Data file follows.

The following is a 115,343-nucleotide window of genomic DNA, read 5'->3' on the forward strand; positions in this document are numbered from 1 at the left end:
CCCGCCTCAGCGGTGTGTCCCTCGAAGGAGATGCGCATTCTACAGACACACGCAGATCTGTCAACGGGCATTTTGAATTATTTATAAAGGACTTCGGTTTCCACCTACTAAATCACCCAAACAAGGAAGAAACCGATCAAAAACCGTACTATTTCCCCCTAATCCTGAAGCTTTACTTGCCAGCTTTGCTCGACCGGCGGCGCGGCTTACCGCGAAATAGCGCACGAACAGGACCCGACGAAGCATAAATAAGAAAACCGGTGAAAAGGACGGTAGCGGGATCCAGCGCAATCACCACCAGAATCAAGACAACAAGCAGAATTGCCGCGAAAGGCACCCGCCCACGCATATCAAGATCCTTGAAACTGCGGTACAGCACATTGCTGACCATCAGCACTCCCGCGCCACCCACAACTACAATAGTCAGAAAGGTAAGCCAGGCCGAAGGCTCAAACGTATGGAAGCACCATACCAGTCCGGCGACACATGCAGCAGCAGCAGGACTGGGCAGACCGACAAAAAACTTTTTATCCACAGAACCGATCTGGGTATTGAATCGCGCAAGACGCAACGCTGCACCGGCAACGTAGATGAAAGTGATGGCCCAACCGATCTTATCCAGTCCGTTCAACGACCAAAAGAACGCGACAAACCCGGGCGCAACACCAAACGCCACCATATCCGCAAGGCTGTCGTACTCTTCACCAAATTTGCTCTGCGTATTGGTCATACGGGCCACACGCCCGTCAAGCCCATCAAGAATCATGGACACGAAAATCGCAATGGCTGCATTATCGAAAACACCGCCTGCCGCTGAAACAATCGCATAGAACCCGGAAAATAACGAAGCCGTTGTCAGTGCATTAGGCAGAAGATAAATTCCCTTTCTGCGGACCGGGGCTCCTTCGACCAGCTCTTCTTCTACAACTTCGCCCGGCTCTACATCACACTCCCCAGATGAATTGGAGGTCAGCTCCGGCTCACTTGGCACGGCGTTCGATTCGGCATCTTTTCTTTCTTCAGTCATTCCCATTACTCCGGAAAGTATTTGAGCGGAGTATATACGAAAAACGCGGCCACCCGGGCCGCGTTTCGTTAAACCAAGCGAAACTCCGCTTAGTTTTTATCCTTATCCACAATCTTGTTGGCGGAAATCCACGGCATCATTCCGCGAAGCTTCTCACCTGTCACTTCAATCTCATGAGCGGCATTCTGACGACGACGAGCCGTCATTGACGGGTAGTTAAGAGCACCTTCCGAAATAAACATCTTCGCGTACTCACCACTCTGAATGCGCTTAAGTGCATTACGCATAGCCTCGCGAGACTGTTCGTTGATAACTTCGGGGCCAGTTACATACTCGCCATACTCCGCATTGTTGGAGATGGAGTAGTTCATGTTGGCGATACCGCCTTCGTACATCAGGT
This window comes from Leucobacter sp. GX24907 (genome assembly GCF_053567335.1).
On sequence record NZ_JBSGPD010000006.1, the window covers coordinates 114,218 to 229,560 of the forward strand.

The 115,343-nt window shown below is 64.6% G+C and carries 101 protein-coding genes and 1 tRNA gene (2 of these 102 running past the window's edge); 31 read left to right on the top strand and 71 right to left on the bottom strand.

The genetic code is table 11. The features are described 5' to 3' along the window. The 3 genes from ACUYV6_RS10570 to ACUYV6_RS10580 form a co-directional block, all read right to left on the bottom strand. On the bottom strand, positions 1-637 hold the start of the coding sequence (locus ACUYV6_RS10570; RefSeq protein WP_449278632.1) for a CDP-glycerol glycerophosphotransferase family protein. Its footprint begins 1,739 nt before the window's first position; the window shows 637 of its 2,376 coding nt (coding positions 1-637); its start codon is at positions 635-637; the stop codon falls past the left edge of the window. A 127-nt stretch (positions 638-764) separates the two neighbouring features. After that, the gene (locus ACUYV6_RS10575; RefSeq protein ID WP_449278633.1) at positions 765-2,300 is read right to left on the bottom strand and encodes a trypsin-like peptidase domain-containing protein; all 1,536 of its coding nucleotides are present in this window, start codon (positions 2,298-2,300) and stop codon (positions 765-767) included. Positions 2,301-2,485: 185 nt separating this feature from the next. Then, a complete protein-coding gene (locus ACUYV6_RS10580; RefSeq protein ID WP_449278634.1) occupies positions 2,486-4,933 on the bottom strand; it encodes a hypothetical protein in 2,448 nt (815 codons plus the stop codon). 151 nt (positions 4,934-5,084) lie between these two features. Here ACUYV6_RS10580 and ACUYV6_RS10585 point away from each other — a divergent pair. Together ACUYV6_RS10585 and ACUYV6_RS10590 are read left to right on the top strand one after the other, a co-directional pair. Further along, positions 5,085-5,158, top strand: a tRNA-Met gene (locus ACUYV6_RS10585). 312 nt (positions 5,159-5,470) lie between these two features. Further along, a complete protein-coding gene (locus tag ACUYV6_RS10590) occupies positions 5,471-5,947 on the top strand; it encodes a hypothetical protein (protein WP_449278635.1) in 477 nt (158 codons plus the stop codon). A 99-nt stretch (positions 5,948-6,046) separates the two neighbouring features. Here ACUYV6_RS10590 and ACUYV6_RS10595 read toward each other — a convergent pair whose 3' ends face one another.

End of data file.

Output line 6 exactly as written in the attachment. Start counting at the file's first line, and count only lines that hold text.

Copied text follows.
The genetic code is table 11. The features are described 5' to 3' along the window. The 3 genes from ACUYV6_RS10570 to ACUYV6_RS10580 form a co-directional block, all read right to left on the bottom strand. On the bottom strand, positions 1-637 hold the start of the coding sequence (locus ACUYV6_RS10570; RefSeq protein WP_449278632.1) for a CDP-glycerol glycerophosphotransferase family protein. Its footprint begins 1,739 nt before the window's first position; the window shows 637 of its 2,376 coding nt (coding positions 1-637); its start codon is at positions 635-637; the stop codon falls past the left edge of the window. A 127-nt stretch (positions 638-764) separates the two neighbouring features. After that, the gene (locus ACUYV6_RS10575; RefSeq protein ID WP_449278633.1) at positions 765-2,300 is read right to left on the bottom strand and encodes a trypsin-like peptidase domain-containing protein; all 1,536 of its coding nucleotides are present in this window, start codon (positions 2,298-2,300) and stop codon (positions 765-767) included. Positions 2,301-2,485: 185 nt separating this feature from the next. Then, a complete protein-coding gene (locus ACUYV6_RS10580; RefSeq protein ID WP_449278634.1) occupies positions 2,486-4,933 on the bottom strand; it encodes a hypothetical protein in 2,448 nt (815 codons plus the stop codon). 151 nt (positions 4,934-5,084) lie between these two features. Here ACUYV6_RS10580 and ACUYV6_RS10585 point away from each other — a divergent pair. Together ACUYV6_RS10585 and ACUYV6_RS10590 are read left to right on the top strand one after the other, a co-directional pair. Further along, positions 5,085-5,158, top strand: a tRNA-Met gene (locus ACUYV6_RS10585). 312 nt (positions 5,159-5,470) lie between these two features. Further along, a complete protein-coding gene (locus tag ACUYV6_RS10590) occupies positions 5,471-5,947 on the top strand; it encodes a hypothetical protein (protein WP_449278635.1) in 477 nt (158 codons plus the stop codon). A 99-nt stretch (positions 5,948-6,046) separates the two neighbouring features. Here ACUYV6_RS10590 and ACUYV6_RS10595 read toward each other — a convergent pair whose 3' ends face one another.